In the New Testament, the name Redeemer was applied to the person and work of Jesus. When a slave was redeemed there was a payment made, so we might wonder in the case of Jesus’ death on the cross, to whom was the payment made. This question can be asked of another similar New Testament word describing the meaning of Jesus’ death on the cross. In Mark 10:45 Jesus said of himself, “The Son of Man came not to be served but to serve, and to give his life as a ransom for many.” When we hear the word ransom, we usually think of kidnapping and a demand for money. This is not exactly the same, but is similar to the redeeming of a slave. In both, there is money demanded and money paid by someone to buy back the freedom of another person.
So again, in the work of Christ on the cross we can ask: who paid what to whom? It was Jesus, of course, who paid the price, but to whom was it paid? To the devil? To God? To us? Well, no, no, and no. To compare the work of Jesus to the work of a redeemer in the slave trade, or to one who pays a ransom to a kidnapper is not a complete picture of the truth. These are but images, and no single image can give a thorough and precise picture of something so deep and mysterious. The many different images in the Bible are given in an attempt to illustrate in human words and with human examples something in the heart of God that is beyond our ability to completely understand.
Instead of asking to whom was the debt paid, it is more Biblical to ask, “What did it cost the one who paid it?” The Bible’s answer to that question is the whole story of Jesus’ arrest, trial, scourging, crucifixion, and death. That was the price paid for our freedom– freedom not from the chains of slavery, but from our greater bondage to sin and death. It certainly was a great price to pay for Jesus to leave heaven and come to this earth to endure all of that for us, especially when one considers how ungrateful we so often are.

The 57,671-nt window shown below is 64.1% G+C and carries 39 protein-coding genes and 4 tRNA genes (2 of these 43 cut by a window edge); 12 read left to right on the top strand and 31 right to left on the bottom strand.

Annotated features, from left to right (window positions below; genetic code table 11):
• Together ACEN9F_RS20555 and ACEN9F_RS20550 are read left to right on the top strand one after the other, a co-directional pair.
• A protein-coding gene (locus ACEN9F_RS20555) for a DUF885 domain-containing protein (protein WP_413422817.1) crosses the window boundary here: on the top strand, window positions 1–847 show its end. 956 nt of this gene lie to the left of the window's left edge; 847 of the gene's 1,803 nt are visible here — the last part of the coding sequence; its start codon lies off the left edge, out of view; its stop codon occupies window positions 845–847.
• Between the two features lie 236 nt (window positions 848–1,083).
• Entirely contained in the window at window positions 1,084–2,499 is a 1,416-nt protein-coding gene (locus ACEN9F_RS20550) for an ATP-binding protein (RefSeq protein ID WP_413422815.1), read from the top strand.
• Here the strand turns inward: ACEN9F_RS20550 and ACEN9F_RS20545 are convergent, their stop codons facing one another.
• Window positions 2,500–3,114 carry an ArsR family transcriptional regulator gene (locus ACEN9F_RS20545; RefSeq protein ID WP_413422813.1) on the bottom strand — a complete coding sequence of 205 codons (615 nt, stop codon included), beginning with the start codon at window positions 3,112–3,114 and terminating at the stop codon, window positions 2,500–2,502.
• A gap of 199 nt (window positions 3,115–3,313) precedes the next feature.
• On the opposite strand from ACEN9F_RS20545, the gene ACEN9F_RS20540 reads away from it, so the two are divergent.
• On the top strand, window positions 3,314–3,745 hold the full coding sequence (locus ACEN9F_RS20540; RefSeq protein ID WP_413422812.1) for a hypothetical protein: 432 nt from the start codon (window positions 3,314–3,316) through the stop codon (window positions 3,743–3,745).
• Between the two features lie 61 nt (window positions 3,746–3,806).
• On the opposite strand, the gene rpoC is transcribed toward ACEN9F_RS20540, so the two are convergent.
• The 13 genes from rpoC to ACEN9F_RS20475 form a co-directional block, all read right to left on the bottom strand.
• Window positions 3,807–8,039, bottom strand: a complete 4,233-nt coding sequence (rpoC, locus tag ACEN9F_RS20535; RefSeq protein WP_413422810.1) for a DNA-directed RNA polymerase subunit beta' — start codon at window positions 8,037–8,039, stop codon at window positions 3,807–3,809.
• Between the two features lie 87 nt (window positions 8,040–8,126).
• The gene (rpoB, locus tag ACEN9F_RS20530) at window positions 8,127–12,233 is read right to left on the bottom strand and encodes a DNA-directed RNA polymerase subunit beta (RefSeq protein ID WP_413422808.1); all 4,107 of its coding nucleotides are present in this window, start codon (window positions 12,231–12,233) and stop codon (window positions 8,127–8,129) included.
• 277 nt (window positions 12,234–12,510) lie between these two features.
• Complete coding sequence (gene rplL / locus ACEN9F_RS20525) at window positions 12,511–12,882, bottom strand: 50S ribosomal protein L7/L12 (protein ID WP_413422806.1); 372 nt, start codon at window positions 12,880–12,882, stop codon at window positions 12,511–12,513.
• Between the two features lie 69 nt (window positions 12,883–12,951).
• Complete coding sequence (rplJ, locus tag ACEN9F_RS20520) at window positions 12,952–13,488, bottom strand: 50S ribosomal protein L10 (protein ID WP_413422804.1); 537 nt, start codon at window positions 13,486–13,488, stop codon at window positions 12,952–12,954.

The Bible’s greatest verse on Christ as our Redeemer comes not from the New Testament, but from the Old. Christ had not yet come to earth, but the writer of this ancient book anticipates his coming and his victory over death (Job 19:25-27):
I know that my Redeemer lives, and that in the end he will stand upon the earth. And after my skin has been destroyed, yet in my flesh I will see God; I myself will see him with my own eyes– I, and not another. How my heart yearns within me!
Everyone in the ancient world understood what a great thing it was to have a Redeemer. It was the hope of every slave if they even dared to hope for it, for it was so very rare that one would be redeemed. For someone to pay the price and set you free from your lifelong bondage was an unexpected and tremendous favor and blessing, never to be forgotten, and never to be taken for granted. On the cross, Jesus became our Redeemer, freeing us from a bondage even worse than a life of slavery, winning for us our freedom from an eternity of being lost and without hope.
Alice King, a freed slave girl, redeemed and adopted by a Mrs. King from Lima, New York (approx. 1861)
I know that my Redeemer lives!
What joy this blest assurance gives!
He lives, he lives, who once was dead;
he lives, my ever-living Head!
–Samuel Medley (1738-1799)